C. Preparation of injectable bone substitutes SF/ nHA

We used two concentrations (1% and 1.5%) of the SF solution from a concentrated solution of 2.5%; we mixed the solutions with glutaraldehyde (GTA) as a crosslinking agent, and subsequently, we added the nHA at 60% wt/v slowly under magnetic stirring for a period of one to two hours or until the material became viscous. We left the final mixture standing for 24 h to complete the crosslinking and to stabilize the polymer before using it [22-25].

D. In vitro degradation and water uptake

We enclosed the SF/nHA bone substitutes in cylindrical molds of 13.55 mm in diameter and 16 mm in height to give them a defined shape, and dried them for three hours at 90 °C. For the degradation test we considered a modification of the ASTM F1634-95 standard [26], hence, the substitutes were immersed in a solution of concentrated ionic salts or SBF with a pH of 7, following the protocol described by Kokubo and Takadama [27]; afterwards, the samples were incubated at 37 °C for 28 days. After we removed the samples from the solution and dried them as described above, we measured degradation by recording their mass on days 0, 1, 7, 14, 21, and 28, to observe the weight loss trend and calculate the percentage of degradation using equation (2). It should be noted that day 0 is the start day, thus the mass corresponds to the initial mass of the sample.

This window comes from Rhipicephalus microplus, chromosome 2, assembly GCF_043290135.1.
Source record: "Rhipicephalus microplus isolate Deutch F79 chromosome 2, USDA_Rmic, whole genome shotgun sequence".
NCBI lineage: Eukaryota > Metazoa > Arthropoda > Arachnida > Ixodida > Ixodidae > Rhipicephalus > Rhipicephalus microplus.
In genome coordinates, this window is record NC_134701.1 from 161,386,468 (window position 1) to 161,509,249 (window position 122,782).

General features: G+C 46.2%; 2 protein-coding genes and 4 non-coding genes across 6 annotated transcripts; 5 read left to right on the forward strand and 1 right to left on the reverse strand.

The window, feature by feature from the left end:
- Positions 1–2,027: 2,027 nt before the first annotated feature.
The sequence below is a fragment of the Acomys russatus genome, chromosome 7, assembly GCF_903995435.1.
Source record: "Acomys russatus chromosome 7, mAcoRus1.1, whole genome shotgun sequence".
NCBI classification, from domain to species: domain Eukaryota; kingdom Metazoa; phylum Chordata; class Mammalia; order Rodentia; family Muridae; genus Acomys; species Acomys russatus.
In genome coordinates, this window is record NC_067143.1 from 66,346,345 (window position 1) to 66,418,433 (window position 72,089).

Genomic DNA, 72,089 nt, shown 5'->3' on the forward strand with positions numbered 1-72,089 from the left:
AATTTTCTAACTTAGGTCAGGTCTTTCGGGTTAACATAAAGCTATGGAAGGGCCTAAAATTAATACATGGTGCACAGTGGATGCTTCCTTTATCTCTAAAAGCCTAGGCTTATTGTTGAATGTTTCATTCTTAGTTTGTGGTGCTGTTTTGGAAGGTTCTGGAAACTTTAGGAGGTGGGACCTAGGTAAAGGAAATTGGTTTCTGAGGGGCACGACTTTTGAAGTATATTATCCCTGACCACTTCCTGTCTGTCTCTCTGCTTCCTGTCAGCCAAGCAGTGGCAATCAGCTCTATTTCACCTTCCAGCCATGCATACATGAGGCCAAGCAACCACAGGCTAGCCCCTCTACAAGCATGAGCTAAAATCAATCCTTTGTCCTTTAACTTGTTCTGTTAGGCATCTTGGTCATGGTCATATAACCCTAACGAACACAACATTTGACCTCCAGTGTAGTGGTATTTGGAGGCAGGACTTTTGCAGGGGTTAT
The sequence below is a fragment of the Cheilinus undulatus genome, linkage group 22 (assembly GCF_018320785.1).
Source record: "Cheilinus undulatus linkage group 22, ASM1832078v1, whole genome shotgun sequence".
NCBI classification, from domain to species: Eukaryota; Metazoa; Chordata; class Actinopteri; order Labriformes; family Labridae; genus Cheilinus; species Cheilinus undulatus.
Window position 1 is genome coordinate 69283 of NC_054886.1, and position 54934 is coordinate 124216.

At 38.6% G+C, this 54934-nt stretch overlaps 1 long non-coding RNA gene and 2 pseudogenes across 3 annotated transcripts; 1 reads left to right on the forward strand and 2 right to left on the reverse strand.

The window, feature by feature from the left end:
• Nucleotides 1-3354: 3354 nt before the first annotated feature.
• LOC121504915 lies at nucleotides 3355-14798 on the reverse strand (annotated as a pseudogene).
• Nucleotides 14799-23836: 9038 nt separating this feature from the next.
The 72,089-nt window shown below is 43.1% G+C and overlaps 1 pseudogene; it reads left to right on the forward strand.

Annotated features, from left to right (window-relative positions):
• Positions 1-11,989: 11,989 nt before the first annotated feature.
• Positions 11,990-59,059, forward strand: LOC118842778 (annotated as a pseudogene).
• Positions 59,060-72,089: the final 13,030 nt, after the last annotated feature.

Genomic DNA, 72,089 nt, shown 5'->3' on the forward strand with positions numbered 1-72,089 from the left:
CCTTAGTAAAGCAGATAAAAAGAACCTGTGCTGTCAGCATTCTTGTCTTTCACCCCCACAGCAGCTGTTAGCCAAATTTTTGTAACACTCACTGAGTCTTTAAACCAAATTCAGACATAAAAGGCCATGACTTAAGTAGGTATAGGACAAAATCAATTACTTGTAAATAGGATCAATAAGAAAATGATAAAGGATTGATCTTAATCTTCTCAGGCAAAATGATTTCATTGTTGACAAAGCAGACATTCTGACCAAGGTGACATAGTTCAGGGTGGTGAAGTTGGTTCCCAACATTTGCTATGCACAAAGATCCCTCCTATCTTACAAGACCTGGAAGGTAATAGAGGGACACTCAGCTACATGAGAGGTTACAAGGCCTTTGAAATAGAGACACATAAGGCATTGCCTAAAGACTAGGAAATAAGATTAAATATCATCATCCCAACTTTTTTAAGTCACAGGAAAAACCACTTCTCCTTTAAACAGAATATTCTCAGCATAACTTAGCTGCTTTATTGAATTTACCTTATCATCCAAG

Where M0 is the mass of the substitute on day 0 or the initial mass, and Mt is the mass of the substitute on days 1, 7, 14, 21 or 28. We evaluated water uptake through an in vitro degradation test on the same days (1, 7, 14, 21 and 28), following Silva et al. [28] and Oliveira et al. [29]. We measured the mass of the substitute immediately after we removed the sample from the SBF and before drying it, and calculated the water uptake percentage using equation (3).

Where MH is the mass of the wet sample after being removed from the SBF on days 1, 7, 14, 21 and 28, and M0 is the initial mass or mass taken on day 0.